So here in the north of England we felt some small earth tremors last night at about 1am. One man down the road from here actually had his chimney land on him. Fortunately, we seem to have escaped any real damage. It was an exciting few moments feeling the whole building shake around me, but after a quick check around the house (5 mins or so) I hit the net to see what I could find out. The British Geological Society website and the earthquake page at Edinburgh were both so overloaded that I couldn't even view the page. Any thoughts that this was a purely local event disappeared at that moment.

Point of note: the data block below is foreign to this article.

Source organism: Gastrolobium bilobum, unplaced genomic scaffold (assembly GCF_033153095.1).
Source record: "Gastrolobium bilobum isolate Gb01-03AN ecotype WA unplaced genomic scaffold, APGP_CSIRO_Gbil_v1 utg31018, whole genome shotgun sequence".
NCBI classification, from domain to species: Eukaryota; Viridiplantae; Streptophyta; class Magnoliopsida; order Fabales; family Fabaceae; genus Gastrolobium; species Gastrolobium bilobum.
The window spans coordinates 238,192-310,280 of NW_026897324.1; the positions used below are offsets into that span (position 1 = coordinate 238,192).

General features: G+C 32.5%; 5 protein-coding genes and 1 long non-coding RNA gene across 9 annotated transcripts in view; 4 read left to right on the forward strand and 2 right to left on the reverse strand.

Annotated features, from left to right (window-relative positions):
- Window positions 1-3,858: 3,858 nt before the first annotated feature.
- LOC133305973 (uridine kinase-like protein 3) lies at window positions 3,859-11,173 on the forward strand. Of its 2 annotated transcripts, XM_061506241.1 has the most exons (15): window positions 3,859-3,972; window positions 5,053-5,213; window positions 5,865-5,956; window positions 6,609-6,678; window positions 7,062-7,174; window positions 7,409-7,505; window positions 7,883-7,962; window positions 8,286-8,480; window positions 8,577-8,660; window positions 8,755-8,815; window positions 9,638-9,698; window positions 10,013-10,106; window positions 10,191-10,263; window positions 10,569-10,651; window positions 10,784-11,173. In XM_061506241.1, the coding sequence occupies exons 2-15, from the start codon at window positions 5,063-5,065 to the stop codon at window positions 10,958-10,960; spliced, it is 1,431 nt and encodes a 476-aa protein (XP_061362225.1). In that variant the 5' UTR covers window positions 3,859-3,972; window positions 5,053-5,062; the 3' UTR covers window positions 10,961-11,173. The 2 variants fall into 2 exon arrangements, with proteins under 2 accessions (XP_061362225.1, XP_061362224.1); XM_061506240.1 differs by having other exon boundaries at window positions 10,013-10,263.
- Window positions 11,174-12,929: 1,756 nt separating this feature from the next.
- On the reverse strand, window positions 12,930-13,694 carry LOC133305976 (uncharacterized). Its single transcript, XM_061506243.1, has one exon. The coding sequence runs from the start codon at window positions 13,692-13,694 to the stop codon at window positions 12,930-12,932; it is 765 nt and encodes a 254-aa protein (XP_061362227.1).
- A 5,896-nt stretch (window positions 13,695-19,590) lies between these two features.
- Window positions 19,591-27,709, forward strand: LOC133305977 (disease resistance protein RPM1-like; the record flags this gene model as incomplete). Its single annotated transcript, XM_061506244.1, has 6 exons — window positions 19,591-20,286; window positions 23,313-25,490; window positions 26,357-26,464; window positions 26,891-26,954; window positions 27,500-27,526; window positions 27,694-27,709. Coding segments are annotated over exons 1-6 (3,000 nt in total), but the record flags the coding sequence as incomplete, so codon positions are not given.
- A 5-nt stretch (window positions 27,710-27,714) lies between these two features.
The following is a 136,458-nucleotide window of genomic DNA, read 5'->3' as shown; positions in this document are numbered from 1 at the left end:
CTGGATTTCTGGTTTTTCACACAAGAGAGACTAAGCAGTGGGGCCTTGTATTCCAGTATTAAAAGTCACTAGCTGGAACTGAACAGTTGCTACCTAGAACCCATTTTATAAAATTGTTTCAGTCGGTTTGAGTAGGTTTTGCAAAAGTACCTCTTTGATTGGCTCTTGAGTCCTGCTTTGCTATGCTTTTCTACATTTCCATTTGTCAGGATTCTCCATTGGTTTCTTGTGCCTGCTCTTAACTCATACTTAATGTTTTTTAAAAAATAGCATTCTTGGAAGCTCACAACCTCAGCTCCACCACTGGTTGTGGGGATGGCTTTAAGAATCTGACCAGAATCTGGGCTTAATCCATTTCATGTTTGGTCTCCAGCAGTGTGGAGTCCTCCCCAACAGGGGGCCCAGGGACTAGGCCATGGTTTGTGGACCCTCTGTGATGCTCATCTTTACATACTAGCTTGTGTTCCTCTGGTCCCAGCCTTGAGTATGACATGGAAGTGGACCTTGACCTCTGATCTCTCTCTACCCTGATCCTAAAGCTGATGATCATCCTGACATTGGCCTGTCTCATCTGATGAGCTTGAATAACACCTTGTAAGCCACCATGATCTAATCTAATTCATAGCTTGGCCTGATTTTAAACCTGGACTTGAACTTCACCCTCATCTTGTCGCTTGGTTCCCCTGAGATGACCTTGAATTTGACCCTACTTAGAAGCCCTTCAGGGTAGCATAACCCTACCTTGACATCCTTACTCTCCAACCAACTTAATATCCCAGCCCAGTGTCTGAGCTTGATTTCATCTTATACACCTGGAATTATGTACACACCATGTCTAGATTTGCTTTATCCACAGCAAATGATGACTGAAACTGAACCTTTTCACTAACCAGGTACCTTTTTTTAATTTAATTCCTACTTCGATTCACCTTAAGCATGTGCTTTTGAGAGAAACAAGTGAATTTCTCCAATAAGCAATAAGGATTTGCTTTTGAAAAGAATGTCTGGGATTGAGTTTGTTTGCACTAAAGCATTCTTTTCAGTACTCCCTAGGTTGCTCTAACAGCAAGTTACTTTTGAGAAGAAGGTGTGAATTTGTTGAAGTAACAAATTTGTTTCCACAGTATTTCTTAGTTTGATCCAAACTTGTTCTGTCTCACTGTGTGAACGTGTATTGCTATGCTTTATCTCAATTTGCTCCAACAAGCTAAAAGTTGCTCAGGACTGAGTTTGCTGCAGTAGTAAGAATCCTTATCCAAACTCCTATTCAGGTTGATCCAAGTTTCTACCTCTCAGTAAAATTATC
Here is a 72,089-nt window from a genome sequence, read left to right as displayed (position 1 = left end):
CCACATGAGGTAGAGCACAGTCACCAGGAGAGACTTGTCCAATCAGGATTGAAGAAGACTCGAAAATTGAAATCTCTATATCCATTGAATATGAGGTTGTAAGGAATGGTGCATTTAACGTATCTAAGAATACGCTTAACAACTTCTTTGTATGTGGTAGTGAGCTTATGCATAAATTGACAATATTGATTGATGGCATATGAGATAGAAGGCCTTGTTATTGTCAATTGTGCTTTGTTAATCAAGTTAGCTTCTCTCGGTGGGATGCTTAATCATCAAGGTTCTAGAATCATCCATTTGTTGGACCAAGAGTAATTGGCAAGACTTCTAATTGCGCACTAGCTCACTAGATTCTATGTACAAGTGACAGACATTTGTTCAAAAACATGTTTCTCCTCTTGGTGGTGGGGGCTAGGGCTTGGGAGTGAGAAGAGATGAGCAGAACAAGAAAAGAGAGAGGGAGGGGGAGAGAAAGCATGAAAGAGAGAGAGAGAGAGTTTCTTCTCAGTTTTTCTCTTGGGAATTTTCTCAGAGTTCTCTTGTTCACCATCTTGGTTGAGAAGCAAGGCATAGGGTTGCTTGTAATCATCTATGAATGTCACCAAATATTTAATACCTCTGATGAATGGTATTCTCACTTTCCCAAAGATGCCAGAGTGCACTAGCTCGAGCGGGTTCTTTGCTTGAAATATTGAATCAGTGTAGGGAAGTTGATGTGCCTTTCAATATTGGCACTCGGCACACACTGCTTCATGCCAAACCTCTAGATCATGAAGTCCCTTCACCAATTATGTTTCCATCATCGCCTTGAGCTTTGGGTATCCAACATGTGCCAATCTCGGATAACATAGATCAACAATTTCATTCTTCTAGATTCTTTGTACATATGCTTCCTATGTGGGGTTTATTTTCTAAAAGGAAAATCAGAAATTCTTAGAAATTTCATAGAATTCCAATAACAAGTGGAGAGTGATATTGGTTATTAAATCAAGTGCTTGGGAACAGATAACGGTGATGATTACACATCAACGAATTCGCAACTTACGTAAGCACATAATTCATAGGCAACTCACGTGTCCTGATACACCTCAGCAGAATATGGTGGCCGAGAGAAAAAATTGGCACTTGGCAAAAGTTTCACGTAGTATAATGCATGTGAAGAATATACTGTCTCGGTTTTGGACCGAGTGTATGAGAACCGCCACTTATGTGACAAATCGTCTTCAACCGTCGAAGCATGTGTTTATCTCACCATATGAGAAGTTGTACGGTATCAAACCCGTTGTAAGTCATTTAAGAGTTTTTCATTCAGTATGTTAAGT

It reminded me of a couple of things:
1) If you weren't sure it was an earthquake (and I wasn't because we have a history of subsidence problems here) then the actions of the crowd alone, hammering these geological websites could tell you, well before the BBC reported it on their news pages. Score one for trend watching/wisdom of crowds approaches I suppose.
2) This is the speed that information spreads at in a modern, computer-filled organisation. So if you're in corporate/internal comms and there's an earthquake on the way - a statement to investors about job losses, perhaps - then you better have some quick response plans, because word will travel around your organisation quicker than you ever expect.